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Bonuses bad for consumers

Posted July 15, 2014

The Federal Government has announced it will allow incentive payments on “general” financial advice but, after a financial planning scandal at a big Australian bank and as a new advisory giant emerges, one expert warns bonus schemes for bank-employed planners threaten the ability to obtain independent advice.

To avoid the sort of aggressive selling that landed the Commonwealth Bank of Australia and many of its customers in trouble, banks and other financial institutions should not be allowed to employ planners who recommend their products, says Professor Peter Wells,  head of Accounting at the University of Technology, Sydney.

“There is a fundamental lack of independence [in the financial planning industry],” says Professor Wells.

“Financial planners need to be independent. They shouldn’t be allowed to be employees of financial institutions, selling that institution’s own products.”

Announcing the changes, Finance Minister Mathias Cormann said a ban on commissions that distort financial advice would be retained but regulations would be changed to allow “incentive payments which do not conflict advice”.

The changes “are consistent with our long stated policy intent not to bring back commissions for financial advisers”, the minister said. But commissions are only half the problem, and incentive payments can be just as problematic, according to Prof Wells.

Earlier this year, an ABC Four Corners program alleged that an “aggressive sales-driven culture” at Commonwealth Bank had led to the financial ruin of many of its customers, who had been sold high-risk financial products. The bank blamed “unacceptable” behaviour by rogue advisers, adding that they were no longer employed by the bank.

The previous federal Labor government tried to address the issue of financial planners’ independence by limiting commissions, says Professor Wells. But the reforms failed because, having lost their ability to influence planners via commissions, banks instituted a deliberate strategy of buying financial advice firms and employing planners.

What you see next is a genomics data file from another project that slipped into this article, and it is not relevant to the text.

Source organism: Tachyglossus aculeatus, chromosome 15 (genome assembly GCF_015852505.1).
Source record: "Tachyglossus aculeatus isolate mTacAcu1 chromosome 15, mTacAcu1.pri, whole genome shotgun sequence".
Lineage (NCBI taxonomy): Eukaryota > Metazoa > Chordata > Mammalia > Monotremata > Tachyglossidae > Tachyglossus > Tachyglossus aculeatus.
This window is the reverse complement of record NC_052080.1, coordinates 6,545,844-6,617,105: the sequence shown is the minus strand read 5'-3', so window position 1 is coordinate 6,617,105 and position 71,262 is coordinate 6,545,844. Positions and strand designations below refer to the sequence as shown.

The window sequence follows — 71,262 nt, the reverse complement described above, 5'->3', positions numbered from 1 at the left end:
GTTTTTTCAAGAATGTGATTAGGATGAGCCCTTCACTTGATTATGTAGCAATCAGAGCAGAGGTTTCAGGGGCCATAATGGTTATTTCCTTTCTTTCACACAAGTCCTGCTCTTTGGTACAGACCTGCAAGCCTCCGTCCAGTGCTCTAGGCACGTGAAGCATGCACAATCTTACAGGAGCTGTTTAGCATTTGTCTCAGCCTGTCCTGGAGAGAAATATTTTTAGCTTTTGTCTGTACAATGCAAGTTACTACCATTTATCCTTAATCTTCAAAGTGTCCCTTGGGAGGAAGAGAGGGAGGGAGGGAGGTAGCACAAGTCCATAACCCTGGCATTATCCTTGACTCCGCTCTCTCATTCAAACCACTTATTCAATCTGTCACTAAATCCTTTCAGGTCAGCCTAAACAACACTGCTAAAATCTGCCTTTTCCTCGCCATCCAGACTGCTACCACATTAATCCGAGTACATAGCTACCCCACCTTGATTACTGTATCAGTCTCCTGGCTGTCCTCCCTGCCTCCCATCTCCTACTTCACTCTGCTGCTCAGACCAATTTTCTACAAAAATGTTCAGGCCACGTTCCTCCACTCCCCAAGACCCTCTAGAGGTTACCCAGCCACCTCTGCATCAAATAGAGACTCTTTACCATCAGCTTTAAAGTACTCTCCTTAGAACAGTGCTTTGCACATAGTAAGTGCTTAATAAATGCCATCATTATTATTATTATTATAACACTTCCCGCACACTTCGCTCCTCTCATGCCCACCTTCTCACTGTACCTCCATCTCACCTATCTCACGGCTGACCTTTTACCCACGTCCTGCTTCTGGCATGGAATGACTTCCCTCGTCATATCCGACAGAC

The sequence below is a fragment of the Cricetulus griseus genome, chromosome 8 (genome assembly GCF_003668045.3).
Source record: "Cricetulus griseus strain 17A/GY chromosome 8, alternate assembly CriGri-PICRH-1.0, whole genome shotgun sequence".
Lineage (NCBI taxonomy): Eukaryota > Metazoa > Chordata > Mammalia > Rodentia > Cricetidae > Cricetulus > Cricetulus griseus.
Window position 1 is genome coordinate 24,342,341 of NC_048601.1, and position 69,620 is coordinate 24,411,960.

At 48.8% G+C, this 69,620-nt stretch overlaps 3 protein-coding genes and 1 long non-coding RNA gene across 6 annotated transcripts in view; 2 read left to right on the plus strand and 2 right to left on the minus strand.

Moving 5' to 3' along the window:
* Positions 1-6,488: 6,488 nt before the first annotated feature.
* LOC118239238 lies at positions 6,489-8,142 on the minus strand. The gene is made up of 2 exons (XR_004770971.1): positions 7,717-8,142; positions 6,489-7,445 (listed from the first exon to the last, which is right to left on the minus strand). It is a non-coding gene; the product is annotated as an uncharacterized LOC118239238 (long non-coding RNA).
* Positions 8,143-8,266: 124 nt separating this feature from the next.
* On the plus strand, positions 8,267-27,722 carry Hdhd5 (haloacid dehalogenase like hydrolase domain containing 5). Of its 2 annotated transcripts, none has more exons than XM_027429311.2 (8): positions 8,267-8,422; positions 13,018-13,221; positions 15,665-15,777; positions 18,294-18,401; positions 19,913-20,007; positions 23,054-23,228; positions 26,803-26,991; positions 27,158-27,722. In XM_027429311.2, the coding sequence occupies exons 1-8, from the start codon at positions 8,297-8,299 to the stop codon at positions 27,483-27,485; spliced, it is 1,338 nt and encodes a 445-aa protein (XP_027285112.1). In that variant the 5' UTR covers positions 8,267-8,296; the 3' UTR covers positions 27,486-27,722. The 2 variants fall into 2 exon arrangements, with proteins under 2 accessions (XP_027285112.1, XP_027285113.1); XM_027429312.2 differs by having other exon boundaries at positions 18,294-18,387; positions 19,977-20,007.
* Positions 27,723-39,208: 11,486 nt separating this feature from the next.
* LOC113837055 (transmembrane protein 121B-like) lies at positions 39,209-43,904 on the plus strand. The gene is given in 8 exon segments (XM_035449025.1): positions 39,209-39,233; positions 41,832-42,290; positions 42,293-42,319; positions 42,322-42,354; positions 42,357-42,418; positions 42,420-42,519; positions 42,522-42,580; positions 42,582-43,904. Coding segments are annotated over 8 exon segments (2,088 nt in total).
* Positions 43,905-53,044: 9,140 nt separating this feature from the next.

“As a result, planners now get paid bonuses rather than commissions,” Professor Wells says.

About 80 per cent of Australia’s financial planners come under the umbrella of the AMP or a big bank. Commonwealth Bank and Westpac made the most through financial planning subsidiaries, according to 2013 financial reports, collecting $914 million and $737 million respectively, out of a total $2.6 billion sold last year through banks’ financial planning arms.

In August, another advisory giant will be formed by the $670 million acquisition by financial firm IOOF of Shadforth Financial Group, one of Australia’s largest independent planning groups.

With $46 billion in funds under advice, the entity will be the third-largest financial planning group in Australia, behind Commonwealth Bank and AMP.

Professor Wells says the Coalition government’s plan to wind back the Future of Financial Advice reforms is really about reducing compliance costs for banks and planners.

“The changes just make a poor system cheaper,” he says. “Missing in all the reforms – which are focused on symptoms, not causes – is any consideration of the principles that underpin quality professional service: independence and expertise.”

In the absence of such major reform, what can consumers do?

Professor Wells says they should be asking one simple question: is my financial adviser putting me into a low-fee fund or a high-fee fund? “Costs are the one thing you can control in investment.”

Source: UTS

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